Connecting families, building relationships

For Lt. Wayne Strayer, corps officer at the Ottawa, Ill., Corps, ministry is all about building relationships.

“It’s my philosophy to treat everyone like family,” he said. Since he arrived in Ottawa last June, regular Sunday attendance has more than doubled, weekly programs have resumed after pausing during the pandemic, and new programs have started.

One big factor contributing to the corps’ growth is a strong focus on pastoral care and corps engagement in Pathway of Hope (POH).

The corps’ POH initiative serves dozens of families at a time, many of whom are referred by family services. Caseworker Rachelle May walks with families toward reaching their goals on the path toward improved stability and sufficiency. Working closely with other agencies, she helps families resource their needs, including helping them obtain food, clothing, housing and assistance with bills; referring them to mental health services; and providing emotional support in family situations involving court proceedings.

One way she’s helping families build a community of support is through a new monthly activity called Family Connections. POH families, both those who have completed the initiative and those currently working toward their goals, come together for an evening of fun and education. Led by volunteers from the local community college, activities include skill-building and helpful tips for parents such as cooking or how to stretch their grocery budgets while the children enjoy games and activities.

POH families are further connected to the corps through pastoral care with Lt. Wayne and the warmth and acceptance of corps members.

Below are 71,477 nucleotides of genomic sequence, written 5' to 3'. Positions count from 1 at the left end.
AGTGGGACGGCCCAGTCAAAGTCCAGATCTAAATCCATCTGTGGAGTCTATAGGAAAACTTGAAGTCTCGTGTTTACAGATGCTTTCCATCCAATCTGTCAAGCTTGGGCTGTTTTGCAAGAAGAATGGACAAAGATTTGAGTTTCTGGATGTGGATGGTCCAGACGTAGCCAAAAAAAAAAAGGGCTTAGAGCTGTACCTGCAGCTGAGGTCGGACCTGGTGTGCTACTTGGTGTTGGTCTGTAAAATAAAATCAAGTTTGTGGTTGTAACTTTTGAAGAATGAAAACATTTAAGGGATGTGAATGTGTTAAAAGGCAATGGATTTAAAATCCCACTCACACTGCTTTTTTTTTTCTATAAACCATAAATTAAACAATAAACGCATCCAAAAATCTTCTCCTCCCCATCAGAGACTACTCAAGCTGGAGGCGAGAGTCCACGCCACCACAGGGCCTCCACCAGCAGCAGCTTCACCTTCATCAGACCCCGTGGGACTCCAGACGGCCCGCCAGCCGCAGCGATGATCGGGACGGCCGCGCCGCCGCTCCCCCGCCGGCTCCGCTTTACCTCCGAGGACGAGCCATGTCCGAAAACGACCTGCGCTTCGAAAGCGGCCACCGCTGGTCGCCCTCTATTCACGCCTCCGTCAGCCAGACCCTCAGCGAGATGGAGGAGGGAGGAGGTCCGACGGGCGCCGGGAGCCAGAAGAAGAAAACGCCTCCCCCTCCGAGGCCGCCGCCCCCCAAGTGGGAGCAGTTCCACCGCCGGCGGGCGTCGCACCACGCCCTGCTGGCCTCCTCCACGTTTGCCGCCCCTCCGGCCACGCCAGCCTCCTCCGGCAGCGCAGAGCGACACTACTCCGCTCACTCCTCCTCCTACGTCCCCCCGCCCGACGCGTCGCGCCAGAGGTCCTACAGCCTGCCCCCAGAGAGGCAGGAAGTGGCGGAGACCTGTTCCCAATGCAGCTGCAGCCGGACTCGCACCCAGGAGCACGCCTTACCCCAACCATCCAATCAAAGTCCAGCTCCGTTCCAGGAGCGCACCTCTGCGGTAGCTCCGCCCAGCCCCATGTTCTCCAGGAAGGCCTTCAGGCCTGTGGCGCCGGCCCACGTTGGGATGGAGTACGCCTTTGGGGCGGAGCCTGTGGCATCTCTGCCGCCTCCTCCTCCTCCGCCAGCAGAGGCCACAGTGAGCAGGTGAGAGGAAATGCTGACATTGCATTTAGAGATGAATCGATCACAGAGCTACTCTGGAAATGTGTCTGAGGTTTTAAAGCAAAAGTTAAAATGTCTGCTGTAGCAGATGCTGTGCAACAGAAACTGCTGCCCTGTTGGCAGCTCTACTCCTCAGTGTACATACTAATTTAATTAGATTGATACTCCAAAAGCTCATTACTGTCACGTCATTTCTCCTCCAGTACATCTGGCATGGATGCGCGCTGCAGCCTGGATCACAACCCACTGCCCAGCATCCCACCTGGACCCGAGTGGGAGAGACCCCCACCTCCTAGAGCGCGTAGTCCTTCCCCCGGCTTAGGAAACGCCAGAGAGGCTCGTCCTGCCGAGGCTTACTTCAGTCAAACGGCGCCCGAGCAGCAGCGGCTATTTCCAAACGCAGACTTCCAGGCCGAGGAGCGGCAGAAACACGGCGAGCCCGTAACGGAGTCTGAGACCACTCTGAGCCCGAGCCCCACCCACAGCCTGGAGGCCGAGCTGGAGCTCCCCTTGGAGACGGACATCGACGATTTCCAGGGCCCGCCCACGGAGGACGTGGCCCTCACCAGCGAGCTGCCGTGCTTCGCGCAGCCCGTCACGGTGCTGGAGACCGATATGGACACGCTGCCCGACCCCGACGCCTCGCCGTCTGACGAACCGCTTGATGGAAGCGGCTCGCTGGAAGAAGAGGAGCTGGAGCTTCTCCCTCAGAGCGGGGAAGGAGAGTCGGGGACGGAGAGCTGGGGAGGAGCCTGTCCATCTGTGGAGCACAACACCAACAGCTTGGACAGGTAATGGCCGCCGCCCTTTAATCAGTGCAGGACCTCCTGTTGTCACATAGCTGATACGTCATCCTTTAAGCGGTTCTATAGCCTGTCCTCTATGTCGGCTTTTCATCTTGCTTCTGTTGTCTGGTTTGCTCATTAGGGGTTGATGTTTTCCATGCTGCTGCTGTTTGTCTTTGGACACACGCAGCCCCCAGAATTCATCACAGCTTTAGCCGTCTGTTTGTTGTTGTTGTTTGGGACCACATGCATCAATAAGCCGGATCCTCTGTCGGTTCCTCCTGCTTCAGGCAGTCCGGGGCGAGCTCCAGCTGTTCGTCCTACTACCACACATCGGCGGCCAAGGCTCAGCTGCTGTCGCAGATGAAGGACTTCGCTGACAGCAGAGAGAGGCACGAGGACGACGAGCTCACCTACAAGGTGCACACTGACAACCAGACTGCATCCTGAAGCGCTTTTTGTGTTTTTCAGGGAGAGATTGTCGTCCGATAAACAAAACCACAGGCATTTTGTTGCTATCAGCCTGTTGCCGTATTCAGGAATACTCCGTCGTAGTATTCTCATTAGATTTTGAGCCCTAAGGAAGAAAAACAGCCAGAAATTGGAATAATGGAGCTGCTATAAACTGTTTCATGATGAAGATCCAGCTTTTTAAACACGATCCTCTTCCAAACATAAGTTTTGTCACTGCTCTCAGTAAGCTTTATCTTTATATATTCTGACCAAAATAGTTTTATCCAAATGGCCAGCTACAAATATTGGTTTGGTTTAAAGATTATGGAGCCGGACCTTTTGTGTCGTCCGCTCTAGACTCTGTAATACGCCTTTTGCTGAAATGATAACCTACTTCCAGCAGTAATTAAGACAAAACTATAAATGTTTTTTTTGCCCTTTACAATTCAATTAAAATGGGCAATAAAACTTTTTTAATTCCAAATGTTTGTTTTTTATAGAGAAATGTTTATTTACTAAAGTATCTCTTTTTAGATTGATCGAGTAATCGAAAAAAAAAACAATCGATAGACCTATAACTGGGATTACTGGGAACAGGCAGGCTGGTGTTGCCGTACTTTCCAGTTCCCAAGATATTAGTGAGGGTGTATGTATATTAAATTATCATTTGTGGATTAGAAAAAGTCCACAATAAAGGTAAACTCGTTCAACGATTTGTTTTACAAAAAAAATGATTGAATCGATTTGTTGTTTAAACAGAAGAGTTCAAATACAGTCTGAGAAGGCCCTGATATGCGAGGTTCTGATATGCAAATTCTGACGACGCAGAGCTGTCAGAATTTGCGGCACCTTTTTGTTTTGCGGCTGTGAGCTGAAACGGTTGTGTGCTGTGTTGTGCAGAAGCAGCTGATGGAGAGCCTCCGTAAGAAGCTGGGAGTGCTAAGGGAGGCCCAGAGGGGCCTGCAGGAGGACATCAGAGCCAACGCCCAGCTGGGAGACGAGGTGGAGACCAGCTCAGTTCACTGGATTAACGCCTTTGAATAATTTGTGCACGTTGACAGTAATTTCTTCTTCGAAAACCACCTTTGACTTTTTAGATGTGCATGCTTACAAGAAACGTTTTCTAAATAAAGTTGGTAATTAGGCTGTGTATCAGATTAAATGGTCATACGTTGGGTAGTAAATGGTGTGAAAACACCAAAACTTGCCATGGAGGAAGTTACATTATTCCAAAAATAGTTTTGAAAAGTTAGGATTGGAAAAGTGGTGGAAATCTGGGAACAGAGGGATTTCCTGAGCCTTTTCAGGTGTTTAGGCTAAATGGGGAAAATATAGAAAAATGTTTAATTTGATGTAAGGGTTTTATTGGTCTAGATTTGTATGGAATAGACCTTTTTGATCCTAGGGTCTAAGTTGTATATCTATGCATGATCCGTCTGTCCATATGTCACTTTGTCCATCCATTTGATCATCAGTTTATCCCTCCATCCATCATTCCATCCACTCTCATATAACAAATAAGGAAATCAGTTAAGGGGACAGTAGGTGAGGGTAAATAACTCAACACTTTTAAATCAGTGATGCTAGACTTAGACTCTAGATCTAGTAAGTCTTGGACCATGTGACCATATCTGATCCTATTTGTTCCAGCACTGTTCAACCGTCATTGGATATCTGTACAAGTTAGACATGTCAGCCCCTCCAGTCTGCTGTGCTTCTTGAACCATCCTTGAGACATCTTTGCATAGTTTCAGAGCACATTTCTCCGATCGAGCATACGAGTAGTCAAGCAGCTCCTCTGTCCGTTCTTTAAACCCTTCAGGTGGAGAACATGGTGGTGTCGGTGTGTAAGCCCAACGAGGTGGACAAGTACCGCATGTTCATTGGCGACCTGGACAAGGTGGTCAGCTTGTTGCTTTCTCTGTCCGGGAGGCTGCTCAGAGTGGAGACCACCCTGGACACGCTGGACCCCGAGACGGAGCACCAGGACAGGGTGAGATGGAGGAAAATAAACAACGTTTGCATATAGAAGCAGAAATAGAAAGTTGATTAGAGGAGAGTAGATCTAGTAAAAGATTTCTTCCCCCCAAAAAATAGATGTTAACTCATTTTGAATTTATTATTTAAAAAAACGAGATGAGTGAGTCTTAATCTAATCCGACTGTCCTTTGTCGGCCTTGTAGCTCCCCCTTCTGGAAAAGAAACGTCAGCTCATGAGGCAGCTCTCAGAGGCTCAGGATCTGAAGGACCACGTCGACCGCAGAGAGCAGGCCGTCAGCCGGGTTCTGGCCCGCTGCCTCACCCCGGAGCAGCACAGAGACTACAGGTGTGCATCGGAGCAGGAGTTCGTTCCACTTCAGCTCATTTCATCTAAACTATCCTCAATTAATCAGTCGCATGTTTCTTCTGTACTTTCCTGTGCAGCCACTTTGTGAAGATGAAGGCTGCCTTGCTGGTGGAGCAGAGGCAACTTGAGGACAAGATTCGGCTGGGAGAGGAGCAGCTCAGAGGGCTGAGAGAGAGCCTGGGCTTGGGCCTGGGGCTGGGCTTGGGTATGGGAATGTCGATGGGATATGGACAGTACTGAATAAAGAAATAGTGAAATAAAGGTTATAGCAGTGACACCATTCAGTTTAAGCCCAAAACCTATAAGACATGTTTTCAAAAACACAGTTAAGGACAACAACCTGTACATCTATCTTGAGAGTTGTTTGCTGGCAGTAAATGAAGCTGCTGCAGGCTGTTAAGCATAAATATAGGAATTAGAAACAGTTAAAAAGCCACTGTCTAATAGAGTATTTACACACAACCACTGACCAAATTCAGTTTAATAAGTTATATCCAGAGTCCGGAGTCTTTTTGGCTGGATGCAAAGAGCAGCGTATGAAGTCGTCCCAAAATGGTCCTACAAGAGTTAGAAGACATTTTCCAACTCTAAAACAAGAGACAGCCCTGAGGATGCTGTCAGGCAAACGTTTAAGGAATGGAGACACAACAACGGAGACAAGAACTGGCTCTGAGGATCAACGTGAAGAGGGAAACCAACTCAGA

“I have an open door policy,” said the lieutenant. “I provide as much pastoral care as the families invite.”

Corps members not only enthusiastically welcome POH families who come to Sunday services but also provide transportation to church, women’s ministries and Bible study each week. A network of support has developed in which people check on one another and let each other know they care. One corps member even donated furniture when a POH family obtained housing, helping to make it a home.

“The longtime corps members are really the backbone,” concluded the lieutenant. “Investing time and energy into building relationships with people shows them that we care about them. When they see that we’re not just giving them a handout and sending them away, that we’re willing to listen and talk with them, then they start to feel welcomed and want to come back.”




You May Also Like

God sends people

by Lt. Colonel Dan Jennings Territorial Secretary for Personnel In my role as personnel ...

Hope in God’s Word

by Rev. Diane Ury National Ambassador for Holiness I was never a morning person ...